Comment by Mary B. — September 26, 2009 @ 9:19 am

  13. […] Advisory Committee this evening at 6:00pm at La Casita del Arroyo, 177 S. Arroyo Blvd. in Pasadena. Much has been said, plans have been made and I’m confused about what’s going to be done with […]

    Pingback by Friend of Hahamongna | Hometown Pasadena — September 29, 2009 @ 1:00 am

  14. Friends,

    The issue of tree removal in Hahamongna is an important one so I am forwarding an email posted on the Arroyo Seco News list from Tim Brick to Tim Wendler, Chair of the HWPAC. The 32 trees slated for removal in the potential roadway corridor on the Annex are only the tip of the iceberg. THERE ARE OVER 300 TREES PROPOSED TO BE REMOVED FROM THE PARK under the Master Plan so this is an issue all of us who care about the park should be considering.

    To begin specifically with the 32 trees in the way of a potential road, interestingly enough, these are the only non-natives on the Annex which are slated for removal. If the concern was really habitat restoration, wouldn’t all the non-natives on the Annex be called out for removal?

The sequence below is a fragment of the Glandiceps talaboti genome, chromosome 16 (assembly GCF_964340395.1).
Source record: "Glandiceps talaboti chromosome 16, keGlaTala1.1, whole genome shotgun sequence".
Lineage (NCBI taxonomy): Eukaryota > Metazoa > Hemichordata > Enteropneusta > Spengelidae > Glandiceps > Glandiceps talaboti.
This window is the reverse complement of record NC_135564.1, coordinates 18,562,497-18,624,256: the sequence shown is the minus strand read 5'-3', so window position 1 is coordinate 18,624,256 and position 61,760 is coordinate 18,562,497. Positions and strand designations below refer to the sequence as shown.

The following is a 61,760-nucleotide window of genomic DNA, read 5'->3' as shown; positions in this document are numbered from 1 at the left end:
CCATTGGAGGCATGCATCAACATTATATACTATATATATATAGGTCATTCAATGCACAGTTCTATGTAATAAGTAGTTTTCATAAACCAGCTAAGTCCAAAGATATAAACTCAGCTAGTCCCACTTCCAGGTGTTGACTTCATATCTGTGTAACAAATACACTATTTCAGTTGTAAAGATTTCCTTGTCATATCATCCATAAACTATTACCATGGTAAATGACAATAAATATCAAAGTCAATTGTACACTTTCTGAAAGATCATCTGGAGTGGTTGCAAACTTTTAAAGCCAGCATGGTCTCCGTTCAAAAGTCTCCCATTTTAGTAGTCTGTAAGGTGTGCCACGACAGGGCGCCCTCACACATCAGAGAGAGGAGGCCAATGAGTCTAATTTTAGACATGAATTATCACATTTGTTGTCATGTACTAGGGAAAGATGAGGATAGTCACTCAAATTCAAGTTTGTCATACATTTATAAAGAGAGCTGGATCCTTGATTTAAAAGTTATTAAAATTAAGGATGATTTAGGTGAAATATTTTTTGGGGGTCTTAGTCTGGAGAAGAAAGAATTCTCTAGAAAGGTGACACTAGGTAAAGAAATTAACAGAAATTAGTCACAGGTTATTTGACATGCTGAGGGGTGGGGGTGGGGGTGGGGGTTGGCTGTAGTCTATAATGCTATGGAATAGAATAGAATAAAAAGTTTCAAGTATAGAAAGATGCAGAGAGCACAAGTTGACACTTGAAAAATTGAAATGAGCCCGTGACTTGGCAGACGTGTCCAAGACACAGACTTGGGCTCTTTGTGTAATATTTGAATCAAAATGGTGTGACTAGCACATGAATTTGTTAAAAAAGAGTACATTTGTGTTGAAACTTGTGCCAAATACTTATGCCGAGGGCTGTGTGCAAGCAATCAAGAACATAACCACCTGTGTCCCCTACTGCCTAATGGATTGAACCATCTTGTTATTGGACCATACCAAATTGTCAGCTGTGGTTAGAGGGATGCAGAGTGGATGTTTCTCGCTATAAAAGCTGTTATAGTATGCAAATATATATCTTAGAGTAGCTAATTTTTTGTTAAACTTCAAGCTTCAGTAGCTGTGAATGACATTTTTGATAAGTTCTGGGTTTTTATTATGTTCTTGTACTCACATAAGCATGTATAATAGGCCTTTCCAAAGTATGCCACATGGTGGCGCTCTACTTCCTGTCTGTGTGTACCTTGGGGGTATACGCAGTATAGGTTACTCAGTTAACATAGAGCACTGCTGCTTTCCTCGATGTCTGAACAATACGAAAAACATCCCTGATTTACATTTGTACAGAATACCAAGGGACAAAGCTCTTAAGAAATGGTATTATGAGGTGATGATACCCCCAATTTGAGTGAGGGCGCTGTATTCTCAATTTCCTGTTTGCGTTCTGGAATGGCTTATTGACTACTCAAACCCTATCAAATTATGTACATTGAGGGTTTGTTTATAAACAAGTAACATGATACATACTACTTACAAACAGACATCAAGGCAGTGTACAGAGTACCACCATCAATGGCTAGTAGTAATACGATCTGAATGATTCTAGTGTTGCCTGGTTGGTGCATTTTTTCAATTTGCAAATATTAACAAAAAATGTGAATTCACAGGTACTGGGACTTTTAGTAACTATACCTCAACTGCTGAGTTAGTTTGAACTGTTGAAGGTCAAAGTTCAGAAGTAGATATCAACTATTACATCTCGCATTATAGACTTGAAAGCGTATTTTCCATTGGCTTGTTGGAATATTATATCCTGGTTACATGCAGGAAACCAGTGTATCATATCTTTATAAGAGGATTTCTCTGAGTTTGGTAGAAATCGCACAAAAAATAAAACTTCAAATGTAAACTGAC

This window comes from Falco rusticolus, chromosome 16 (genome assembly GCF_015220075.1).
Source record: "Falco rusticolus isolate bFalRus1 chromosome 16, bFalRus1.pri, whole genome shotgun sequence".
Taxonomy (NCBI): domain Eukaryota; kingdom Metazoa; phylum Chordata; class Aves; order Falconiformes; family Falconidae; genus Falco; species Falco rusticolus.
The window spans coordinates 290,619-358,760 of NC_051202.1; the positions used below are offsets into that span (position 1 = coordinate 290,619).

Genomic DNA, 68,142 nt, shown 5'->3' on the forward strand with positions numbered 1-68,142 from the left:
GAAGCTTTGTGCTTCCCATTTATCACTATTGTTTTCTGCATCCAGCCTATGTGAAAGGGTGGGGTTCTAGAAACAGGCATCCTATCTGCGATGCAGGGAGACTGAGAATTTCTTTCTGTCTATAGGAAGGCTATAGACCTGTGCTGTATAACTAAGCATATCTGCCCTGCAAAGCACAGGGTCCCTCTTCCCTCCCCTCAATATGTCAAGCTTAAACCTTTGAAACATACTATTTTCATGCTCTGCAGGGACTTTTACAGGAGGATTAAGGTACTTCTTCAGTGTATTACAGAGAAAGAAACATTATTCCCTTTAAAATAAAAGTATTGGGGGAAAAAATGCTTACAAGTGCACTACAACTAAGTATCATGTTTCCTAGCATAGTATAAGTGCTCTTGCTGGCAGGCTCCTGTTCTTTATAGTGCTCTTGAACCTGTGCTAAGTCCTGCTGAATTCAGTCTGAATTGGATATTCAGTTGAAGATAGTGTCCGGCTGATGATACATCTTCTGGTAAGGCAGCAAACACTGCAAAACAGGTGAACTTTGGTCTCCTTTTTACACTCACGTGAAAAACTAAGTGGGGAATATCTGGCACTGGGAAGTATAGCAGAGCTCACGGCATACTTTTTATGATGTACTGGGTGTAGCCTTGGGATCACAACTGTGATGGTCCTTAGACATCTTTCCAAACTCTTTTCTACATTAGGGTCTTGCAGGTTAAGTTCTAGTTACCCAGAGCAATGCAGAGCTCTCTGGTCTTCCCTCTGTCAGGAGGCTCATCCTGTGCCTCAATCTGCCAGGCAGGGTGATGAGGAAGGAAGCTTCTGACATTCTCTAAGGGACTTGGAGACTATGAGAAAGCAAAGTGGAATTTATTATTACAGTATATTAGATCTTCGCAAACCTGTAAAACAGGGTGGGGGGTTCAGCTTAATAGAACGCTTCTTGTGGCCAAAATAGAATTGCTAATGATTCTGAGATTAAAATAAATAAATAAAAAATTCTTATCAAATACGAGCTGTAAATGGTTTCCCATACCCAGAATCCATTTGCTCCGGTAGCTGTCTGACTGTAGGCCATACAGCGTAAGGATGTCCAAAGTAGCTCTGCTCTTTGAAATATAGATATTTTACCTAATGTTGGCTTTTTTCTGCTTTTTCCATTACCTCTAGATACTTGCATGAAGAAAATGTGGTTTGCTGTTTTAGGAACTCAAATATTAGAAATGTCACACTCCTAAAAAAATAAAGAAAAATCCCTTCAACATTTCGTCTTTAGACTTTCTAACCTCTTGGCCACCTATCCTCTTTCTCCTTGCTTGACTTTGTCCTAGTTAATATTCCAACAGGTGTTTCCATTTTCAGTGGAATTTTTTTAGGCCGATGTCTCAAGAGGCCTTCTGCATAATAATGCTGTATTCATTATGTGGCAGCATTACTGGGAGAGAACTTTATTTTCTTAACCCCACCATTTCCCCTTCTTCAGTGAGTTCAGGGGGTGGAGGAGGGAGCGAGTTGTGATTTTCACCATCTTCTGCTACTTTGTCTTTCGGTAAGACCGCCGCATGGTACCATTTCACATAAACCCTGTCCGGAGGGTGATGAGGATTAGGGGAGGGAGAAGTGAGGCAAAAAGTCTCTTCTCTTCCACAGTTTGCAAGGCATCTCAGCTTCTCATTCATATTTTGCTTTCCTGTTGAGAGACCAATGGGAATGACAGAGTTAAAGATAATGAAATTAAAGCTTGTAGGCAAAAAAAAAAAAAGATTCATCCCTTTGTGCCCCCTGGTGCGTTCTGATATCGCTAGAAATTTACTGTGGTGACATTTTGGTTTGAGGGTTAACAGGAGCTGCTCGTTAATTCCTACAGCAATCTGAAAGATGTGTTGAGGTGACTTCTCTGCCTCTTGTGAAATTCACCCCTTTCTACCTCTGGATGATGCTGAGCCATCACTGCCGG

There is also a distinction which is not being made between landscaped areas and natural restoration areas within the Arroyo. The potential roadway corridor on the Annex is a landscaped area with trees which were planted to shade the trail. The Arroyo Seco Design Guidelines clearly differentiate habitat restoration areas from landscaped areas such as those around buildings. If you know the Annex area, you know that the proposed corridor is located between the LA County Fire Camp and Rose Bowl Riders, both landscaped areas for decades. The Arroyo Seco Design Guidelines do not call for ripping out established plantings in landscaped areas rather they make suggestions as to what should be planted when new plantings are desired.